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Demystifying ‘Bottled in Bond’

This old American spirits designation has found a new audience with today’s avid whiskey drinkers. Alicia Miller finds out why.

What is ‘Bottled in Bond?’

Bottled in Bond, or BiB, is an American designation for a distilled spirit that has been produced in adherence to a very strict set of government regulations. In practice, it pertains almost exclusively to American whiskey, and even then only to a minority of bottles.

The standard dates back to the Bottled in Bond Act of 1897, when – in response to a surge in dubious industry practices – a group of distillers pushed for legislation around their product. At the time whiskey was typically sold out of barrel, and some corrupt blenders were passing off adulterated spirit as genuine.

‘There was very little oversight and regulation,’ says Chris Fletcher, Master Distiller at Jack Daniel’s. ‘Sometimes there were whiskies that might not have contained much real whiskey at all – either because they had been watered down or because unsavoury additives had been used in place.’

These additives weren’t just lower-quality spirits, colourings and flavourings – but sometimes dangerous chemicals such as methanol. Bottled in Bond regulations aimed to improve transparency and protect consumers, so they knew what they were buying.

Vintage label for a bottle of 'Old Kentucky General' bourbon whiskey

Vintage label for a bottle of Old Kentucky General bourbon. Credit: Gado Images / Alamy Stock Photo

Regulations state that a Bottled in Bond whiskey must have the following characteristics:

  • Made by one distiller, at a single distillery
  • Produced within one season (spring, from January to June; or fall, from July to December)
  • Bottled at precisely 100 proof (50% abv)
  • Matured for at least four years in wood barrel at a US bonded warehouse

Why does Bottled in Bond matter today?

Bottled in Bond continued to be an important quality mark in American whiskey until the mid-20th century. ‘Even around World War II I’d say Bottled in Bond resonated because of that purity and transparency,’ says Fletcher. ‘Not only were there depleted whiskey stocks after prohibition but distillers were constrained by what kind of grains were available. Bottled in Bond was a mark of quality to the consumer.’

BiB fell out of fashion in the 1970s and 1980s, as consumers shifted to lower-abv drinks and white spirits such as vodka. As consumption of 100 proof whiskey dropped, so did the relevance of the designation.

Now in the 2020s, however, American whiskey has undergone a massive resurgence. New craft labels with higher ABV spirits are booming, and consumers are more concerned than ever with provenance. In a crowded market, BiB has re-emerged as a quality stamp that cuts through any smoke and mirrors.

‘A Bottled in Bond American whiskey, unlike some blended whiskies, won’t contain sugars, colourings or flavourings,’ says Fletcher. ‘And because it comes from one season, it won’t be – say – a very young whiskey mixed with just a small amount of older whiskey to give it character.’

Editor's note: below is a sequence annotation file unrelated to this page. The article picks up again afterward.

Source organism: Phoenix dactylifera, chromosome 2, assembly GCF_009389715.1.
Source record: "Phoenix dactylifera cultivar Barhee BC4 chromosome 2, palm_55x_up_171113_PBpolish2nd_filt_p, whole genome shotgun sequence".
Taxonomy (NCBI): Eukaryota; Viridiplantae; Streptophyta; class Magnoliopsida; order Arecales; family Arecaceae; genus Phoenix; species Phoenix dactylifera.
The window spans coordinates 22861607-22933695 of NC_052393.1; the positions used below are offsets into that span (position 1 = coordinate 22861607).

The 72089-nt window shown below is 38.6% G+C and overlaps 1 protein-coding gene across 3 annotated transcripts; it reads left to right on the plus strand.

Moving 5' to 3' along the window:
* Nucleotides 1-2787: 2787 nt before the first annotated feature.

Rittenhouse Straight Rye Bottled-in-Bond. Credit: new york rat / Alamy Stock Photo

What’s more, with so much competition out there, Bottled in Bond gives distillers with the means a chance to stand out. Some of the biggest names in American whiskey, from Jim Beam to Woodford Reserve, have released Bottled in Bond editions to pull in enthusiasts. With its higher abv and typically premium placement, BiB is an entry point for big brands to get in on the craft spirits scene.

The Bottled in Bond designation has gained particular traction within the bartending community, as the higher proof and more concentrated flavours really hold their own in a mixed drink. Cocktails have now become one of the most popular ways to consume BiB whiskies.

Bottled in Bond: Dos and don’ts

Do look to specialist retailers, as Bottled in Bond is still largely a niche product, particularly when purchased outside of the US

Don’t assume price is a reflection of quality. All Bottled in Bond whiskies need to meet the same strict requirements

Do try it in cocktails – especially those that benefit from higher ABV whiskies, such as a mint julep

Don’t be put off an otherwise-great whiskey just because it’s not Bottled in Bond. It may be made to superb standards, but just not fulfil one of the specific criteria – for example, the precise 50% abv

How to identify a Bottled in Bond whiskey

The only real way to identify a Bottled in Bond whiskey is to check the label. While it is not a requirement for producers to say a whiskey is BiB, most distillers won’t go through the trouble of making such a spirit and not say so. With so many constraints on the process, it’s a mark of achievement they’ll normally want to shout about.

Price point is not necessarily a reliable indicator. While BiB whiskies are typically more expensive than entry-level ones, they are not necessarily prohibitively pricey, particularly when made by larger producers.

Three Bottled in Bond whiskies to try

Catoctin Creek Rabble Rouser

An earthy, spicy craft Bottled in Bond rye made in Virginia. Alcohol 50%

Jack Daniel’s Triple Mash

A unique blend of three different BiB whiskies: malt, rye and Tennessee whiskey. Alc 50%

Wilderness Trail Small Batch Bottled in Bond Bourbon

A smooth-drinking wheated bourbon mash bill with baking spice and tobacco notes. Alc 50%

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